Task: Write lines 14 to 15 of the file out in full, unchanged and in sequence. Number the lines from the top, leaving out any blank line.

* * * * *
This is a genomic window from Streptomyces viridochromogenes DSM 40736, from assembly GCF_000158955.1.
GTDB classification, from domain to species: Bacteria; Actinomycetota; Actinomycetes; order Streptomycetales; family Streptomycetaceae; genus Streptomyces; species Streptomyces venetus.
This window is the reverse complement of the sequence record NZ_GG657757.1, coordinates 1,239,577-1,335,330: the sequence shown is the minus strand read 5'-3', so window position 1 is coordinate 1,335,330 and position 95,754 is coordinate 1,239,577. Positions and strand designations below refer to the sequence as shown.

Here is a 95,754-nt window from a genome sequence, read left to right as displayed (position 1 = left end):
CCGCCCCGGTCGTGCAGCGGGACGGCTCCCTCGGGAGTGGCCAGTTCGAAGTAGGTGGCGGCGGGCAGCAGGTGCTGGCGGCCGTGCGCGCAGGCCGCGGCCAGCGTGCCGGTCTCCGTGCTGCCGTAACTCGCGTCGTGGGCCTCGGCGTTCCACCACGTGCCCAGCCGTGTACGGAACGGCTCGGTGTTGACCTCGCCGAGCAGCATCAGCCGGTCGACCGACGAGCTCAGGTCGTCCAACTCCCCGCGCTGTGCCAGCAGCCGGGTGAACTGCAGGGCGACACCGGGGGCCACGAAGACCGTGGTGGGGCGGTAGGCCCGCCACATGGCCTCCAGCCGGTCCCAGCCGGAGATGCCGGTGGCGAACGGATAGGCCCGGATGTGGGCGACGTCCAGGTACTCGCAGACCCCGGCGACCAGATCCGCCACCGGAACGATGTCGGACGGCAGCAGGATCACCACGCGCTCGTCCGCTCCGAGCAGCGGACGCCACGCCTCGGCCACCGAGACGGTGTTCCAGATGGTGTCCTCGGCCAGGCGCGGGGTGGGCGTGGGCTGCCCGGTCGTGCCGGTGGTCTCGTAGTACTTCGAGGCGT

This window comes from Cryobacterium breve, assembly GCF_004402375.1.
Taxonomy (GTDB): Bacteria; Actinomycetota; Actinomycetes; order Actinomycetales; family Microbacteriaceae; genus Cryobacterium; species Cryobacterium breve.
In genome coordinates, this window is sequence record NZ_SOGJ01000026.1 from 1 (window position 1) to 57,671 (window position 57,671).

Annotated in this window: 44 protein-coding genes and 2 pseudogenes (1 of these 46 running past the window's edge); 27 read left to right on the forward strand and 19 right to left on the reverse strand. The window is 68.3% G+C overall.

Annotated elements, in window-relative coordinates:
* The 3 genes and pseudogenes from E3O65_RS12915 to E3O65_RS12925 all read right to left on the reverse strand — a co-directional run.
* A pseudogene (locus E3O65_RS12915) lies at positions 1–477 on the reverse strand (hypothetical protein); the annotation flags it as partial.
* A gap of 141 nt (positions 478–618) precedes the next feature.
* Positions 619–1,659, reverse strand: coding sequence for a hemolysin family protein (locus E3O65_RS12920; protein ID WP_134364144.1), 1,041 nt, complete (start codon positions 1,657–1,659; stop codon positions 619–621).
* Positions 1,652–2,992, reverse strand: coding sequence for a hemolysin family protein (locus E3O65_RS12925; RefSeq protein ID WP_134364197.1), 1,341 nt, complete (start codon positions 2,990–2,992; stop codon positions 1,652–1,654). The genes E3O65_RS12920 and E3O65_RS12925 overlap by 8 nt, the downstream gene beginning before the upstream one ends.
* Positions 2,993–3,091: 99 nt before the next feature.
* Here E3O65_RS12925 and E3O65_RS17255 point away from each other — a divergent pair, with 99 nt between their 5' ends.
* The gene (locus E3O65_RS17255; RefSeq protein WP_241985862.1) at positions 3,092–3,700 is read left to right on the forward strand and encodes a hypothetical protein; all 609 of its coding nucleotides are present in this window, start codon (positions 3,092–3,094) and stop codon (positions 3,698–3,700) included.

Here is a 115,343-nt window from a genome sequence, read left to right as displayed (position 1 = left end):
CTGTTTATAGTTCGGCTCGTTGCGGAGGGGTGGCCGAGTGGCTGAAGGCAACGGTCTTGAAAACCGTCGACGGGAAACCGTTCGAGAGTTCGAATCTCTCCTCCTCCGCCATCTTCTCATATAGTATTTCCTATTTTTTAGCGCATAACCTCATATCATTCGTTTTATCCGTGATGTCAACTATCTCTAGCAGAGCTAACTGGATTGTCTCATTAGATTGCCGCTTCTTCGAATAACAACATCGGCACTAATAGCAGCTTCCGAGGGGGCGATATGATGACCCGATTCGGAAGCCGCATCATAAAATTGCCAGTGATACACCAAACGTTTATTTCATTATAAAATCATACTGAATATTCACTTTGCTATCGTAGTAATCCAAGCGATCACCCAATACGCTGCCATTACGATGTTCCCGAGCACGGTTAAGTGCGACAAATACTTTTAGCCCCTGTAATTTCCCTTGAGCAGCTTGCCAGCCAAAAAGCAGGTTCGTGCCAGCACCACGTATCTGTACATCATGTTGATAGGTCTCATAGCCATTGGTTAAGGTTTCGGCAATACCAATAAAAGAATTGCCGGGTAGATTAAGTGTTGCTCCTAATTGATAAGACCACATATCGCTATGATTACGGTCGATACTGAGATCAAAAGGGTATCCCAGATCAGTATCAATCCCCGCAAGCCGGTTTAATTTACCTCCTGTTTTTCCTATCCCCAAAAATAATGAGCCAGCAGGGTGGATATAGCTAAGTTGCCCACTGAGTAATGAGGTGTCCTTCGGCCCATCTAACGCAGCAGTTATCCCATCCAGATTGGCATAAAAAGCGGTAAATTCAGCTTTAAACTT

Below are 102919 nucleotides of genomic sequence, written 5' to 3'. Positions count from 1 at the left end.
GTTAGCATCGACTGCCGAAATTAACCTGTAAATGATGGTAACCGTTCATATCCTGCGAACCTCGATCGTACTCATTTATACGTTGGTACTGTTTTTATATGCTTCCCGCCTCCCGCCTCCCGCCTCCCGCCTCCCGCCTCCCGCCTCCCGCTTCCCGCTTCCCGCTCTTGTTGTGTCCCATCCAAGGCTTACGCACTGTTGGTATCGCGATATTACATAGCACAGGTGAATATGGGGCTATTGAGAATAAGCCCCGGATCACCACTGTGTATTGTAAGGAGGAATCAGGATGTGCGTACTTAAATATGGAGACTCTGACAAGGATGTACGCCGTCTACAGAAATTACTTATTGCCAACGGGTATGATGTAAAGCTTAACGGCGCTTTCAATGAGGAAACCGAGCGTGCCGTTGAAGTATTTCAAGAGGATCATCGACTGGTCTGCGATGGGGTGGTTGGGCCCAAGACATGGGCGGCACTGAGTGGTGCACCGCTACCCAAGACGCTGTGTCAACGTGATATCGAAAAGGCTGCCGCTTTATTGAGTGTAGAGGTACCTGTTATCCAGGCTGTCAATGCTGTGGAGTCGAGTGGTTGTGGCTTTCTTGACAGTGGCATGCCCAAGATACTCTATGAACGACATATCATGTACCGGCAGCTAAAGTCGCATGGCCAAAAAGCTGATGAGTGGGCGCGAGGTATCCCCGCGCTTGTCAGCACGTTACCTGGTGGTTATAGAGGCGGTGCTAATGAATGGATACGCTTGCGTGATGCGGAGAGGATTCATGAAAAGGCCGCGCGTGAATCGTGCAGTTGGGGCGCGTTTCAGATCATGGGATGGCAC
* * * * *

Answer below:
* Positions 619–1,659, reverse strand: coding sequence for a hemolysin family protein (locus E3O65_RS12920; protein ID WP_134364144.1), 1,041 nt, complete (start codon positions 1,657–1,659; stop codon positions 619–621).
* Positions 1,652–2,992, reverse strand: coding sequence for a hemolysin family protein (locus E3O65_RS12925; RefSeq protein ID WP_134364197.1), 1,341 nt, complete (start codon positions 2,990–2,992; stop codon positions 1,652–1,654). The genes E3O65_RS12920 and E3O65_RS12925 overlap by 8 nt, the downstream gene beginning before the upstream one ends.